Dear Lifehacker, I’ve been a smoker since I was 14. I’m now 22 and I consider myself to be smoking hot (pun intended). I’ve heard that smoking cigarettes can age you prematurely. However, judging by the before-and-after photos I’ve seen, most of these people were pretty rough to begin with! Will smoking really ruin my good looks, or will I just go from a 9 to an 8.5? (I whiten my teeth professionally, so that’s not a problem.)
Also, I fully realise that smoking is bad for me. I’ve tried halfheartedly to quit a few times but it just hasn’t taken. The problem is my friends: most of them are smokers too, so it’s always around me socially! Can you recommend an easy, inexpensive way to quit? Thanks, Miss Marlboro
Attractive smoker image from Shutterstock
I’m not going to sugarcoat it – smoking is a stupid, filthy, expensive and dangerous habit that puts everyone around you at risk. To think we used to allow smoking in enclosed public spaces less than a decade ago boggles the mind. Thankfully, federal law now puts the health of hospitality workers and patrons above the convenience of smokers: exactly as it should be.
[Dismounts high horse.]
It’s good that you want to quit. As stated above, smoking is a self-destructive waste of money. The only conceivable benefit is the aforementioned “social” aspect – and even that has been compromised by tough anti-smoking legislation.
In addition to improving your overall health and reducing the risk of cancer, giving up smoking will definitely help to maintain your good looks. This isn’t conjecture: a recent study compared the appearance of 79 identical twins who did and didn’t smoke. Each individual was graded for wrinkles using the Lemperle Assessment Scale.
To confirm that the twins’ environmental aging factors were properly controlled for, a Mann-Whitney test was performed on their sunscreen use, alcohol intake and perceived work stress. Surprise, surprise: the smoking twins looked significantly older despite having identical genetic makeup. Explains the report:
“Smoking twins compared with their nonsmoking counterparts had worse scores for upper eyelid skin redundancy, lower lid bags, malar bags, nasolabial folds, upper lip wrinkles, lower lip vermillion wrinkles, and jowls.”
“Lower lid hyperpigmentation in the smoking group fell just short of statistical significance. Transverse forehead wrinkles, glabellar wrinkles, crow’s feet, and lower lip lines accentuated by puckering did not have a statistically significant differences in scores.”
“Among twins with greater than 5 years’ difference in smoking duration, twins who had smoked longer had worse scores for lower lid bags, malar bags, and lower lip vermillion wrinkles.”
TLDR version: smoking affects the middle and lower thirds of the face and can cause noticeable differences in facial ageing. It will make you look old before your time.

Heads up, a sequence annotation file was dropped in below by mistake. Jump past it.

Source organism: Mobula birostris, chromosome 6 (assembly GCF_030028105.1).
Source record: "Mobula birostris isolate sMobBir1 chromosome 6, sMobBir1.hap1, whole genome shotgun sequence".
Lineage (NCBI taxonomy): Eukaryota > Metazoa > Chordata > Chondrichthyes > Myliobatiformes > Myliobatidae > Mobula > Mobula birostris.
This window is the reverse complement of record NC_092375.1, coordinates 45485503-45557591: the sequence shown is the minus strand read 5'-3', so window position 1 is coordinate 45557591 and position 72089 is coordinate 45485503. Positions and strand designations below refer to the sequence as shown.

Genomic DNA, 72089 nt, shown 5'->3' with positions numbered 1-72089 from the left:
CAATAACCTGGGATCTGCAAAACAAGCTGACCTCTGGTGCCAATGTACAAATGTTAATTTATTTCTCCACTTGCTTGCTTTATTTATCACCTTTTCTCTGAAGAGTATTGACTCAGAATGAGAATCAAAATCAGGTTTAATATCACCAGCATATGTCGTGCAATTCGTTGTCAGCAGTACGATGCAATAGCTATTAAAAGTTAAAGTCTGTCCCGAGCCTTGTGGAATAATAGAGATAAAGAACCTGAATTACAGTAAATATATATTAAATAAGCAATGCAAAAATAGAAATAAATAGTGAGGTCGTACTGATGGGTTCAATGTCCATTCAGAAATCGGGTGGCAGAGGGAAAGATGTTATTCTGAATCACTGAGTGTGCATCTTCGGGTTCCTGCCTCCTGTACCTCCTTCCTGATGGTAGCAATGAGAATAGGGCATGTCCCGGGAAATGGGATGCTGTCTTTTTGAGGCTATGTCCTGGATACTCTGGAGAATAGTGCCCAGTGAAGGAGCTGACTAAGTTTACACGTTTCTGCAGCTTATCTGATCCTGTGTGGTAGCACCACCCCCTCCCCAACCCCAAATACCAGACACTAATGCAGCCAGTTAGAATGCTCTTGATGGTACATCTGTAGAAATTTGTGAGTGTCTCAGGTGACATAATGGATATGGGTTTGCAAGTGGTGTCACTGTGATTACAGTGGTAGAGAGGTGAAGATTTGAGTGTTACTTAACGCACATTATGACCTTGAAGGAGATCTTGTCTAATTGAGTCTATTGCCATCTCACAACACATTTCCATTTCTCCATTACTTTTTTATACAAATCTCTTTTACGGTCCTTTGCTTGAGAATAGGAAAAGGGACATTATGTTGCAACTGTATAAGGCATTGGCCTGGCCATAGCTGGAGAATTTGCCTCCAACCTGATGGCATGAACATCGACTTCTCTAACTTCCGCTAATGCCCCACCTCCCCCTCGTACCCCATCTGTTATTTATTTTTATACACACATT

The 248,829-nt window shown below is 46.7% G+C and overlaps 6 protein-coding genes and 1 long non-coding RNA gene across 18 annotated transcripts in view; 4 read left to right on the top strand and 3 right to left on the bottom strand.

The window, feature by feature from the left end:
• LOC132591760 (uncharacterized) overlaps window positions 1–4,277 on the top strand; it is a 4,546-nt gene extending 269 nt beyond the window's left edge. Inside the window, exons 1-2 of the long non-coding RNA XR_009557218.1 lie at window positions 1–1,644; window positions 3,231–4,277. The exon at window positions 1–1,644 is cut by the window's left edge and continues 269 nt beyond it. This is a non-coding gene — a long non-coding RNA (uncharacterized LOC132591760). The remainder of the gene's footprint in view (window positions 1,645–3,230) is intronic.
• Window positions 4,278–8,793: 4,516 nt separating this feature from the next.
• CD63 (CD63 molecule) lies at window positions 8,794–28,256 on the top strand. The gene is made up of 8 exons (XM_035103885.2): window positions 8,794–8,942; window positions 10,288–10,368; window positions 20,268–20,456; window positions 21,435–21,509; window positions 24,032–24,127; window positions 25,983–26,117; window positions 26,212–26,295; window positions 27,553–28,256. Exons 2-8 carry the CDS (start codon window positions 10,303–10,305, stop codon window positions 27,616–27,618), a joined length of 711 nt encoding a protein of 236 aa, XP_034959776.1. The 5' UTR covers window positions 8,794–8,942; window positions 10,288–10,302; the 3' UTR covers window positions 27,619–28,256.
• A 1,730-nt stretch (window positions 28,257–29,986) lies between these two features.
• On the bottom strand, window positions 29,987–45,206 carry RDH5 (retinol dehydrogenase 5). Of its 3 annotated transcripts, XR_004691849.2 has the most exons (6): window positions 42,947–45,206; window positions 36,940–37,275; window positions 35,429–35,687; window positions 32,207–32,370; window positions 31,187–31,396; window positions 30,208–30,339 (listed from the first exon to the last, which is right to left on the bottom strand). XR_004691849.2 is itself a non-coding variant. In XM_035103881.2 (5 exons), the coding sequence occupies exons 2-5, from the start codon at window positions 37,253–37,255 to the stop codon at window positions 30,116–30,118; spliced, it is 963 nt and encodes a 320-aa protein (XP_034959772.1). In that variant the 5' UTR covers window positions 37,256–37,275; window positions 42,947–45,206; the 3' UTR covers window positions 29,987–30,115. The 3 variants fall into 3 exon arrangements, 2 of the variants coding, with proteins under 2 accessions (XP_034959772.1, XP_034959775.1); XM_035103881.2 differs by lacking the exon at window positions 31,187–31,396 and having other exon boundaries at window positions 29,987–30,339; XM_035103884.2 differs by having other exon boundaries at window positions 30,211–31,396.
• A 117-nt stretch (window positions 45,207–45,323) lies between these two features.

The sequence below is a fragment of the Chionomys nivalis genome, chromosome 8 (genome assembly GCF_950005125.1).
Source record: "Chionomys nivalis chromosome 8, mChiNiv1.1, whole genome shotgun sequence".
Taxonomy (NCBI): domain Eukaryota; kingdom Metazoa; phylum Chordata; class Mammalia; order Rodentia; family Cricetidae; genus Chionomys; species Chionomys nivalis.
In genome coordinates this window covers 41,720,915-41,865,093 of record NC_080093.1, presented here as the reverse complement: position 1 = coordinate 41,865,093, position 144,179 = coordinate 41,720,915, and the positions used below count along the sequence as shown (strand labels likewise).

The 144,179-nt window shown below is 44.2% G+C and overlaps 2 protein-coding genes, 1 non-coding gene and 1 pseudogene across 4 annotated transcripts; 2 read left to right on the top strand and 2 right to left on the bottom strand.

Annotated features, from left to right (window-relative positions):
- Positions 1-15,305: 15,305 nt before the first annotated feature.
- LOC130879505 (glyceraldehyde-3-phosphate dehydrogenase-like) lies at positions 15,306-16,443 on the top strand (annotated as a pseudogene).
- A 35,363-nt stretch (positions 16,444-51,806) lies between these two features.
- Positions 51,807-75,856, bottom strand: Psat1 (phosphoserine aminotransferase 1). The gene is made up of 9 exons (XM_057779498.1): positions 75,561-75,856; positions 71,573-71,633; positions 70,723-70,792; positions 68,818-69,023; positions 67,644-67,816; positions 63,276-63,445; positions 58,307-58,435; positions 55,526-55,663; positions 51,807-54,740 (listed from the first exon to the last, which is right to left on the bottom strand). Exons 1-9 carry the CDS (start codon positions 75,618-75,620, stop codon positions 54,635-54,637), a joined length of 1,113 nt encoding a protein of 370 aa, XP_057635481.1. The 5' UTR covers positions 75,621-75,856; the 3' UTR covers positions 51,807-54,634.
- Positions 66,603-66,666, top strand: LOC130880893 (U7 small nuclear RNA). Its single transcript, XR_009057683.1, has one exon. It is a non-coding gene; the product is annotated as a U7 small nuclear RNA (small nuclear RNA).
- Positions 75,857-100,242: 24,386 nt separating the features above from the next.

With all that said, beauty and youthfulness are not intrinsically linked — if you truly are “smoking hot”, a few extra wrinkles around the eyes probably won’t change that. But wouldn’t you rather look younger?
In any event, there’s also your health to consider. Tobacco smoke contains a potpourri of toxic chemicals including Carbon Monoxide, Cyanide, and Carcinogens. This makes smoking one of the leading causes of preventable death globally.
It is estimated that female smokers lose an average 14.5 years of total life expectancy compared to non-smokers. In addition to lung, throat and mouth cancer, it has been linked to heart attacks, strokes, chronic obstructive pulmonary disease, emphysema and a bunch of other horribly fatal diseases. Regardless of what the rest of your friends do, quitting is a smart choice.
Attempting to go “cold turkey” is a surefire path to failure: while some people can do it, the majority of us lack the required discipline and willpower. Instead, try to cut down in a consistent, limited way. As we’ve advised in the past when it comes to bad habits:
“Whatever it is you shouldn’t be doing, you don’t have to stop yet. (Doesn’t that sound nice?) Don’t try to reduce the habit, reduce the variability in the habit. In other words, don’t even try to quit smoking; try to smoke the exact same number of cigarettes each day. This tiny effort toward self-control can lead to a decrease in bad habits over time, unconsciously.”
In your case, I’d recommend limiting cigarettes to weekends and social situations. Eventually, try moving exclusively to electronic cigarettes (AKA e-cigarettes). These have proven effective in helping people quit; more importantly, they’ll allow you to remain part of your tight-knit smoking group when they head outside for a ciggy. While the jury is still out on how safe these products are, they certainly beat filling your lungs with tobacco smoke.
There’s no shortage of apps that can help you to quit smoking. We recommend Quitbuddy which was developed by the Australian National Preventive Health Agency. It lets you set goals, highlight ‘danger times’ and read messages of encouragement from friends and family. It’s available on Android and iOS.
There are also left-of-field options that could be worth trying. One of my ex-colleagues attempted to kick her smoking habit by enlisting the services of a hypnotherapist. You can read her experiences here. For more conventional quitting tips, check out our in-depth guide.
We’re also going to throw this one over to our readers. How did you (or someone you know) successfully give up smoking? Let MM know in the comments section below.
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The story has been updated since its original publication.